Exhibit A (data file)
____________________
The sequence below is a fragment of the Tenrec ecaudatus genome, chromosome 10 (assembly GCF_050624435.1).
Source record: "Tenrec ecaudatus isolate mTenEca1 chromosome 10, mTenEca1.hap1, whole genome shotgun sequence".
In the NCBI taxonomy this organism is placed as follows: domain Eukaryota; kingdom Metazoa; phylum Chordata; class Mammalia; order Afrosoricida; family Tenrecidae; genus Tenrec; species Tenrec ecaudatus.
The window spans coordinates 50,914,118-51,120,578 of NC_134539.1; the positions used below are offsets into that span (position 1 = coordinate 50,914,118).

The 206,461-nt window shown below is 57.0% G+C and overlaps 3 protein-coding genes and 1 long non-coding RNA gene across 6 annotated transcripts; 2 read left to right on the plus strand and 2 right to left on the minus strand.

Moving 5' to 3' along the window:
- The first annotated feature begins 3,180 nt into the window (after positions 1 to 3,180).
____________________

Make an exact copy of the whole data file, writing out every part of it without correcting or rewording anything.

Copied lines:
The sequence below is a fragment of the Tenrec ecaudatus genome, chromosome 10 (assembly GCF_050624435.1).
Source record: "Tenrec ecaudatus isolate mTenEca1 chromosome 10, mTenEca1.hap1, whole genome shotgun sequence".
In the NCBI taxonomy this organism is placed as follows: domain Eukaryota; kingdom Metazoa; phylum Chordata; class Mammalia; order Afrosoricida; family Tenrecidae; genus Tenrec; species Tenrec ecaudatus.
The window spans coordinates 50,914,118-51,120,578 of NC_134539.1; the positions used below are offsets into that span (position 1 = coordinate 50,914,118).

The 206,461-nt window shown below is 57.0% G+C and overlaps 3 protein-coding genes and 1 long non-coding RNA gene across 6 annotated transcripts; 2 read left to right on the plus strand and 2 right to left on the minus strand.

Moving 5' to 3' along the window:
- The first annotated feature begins 3,180 nt into the window (after positions 1 to 3,180).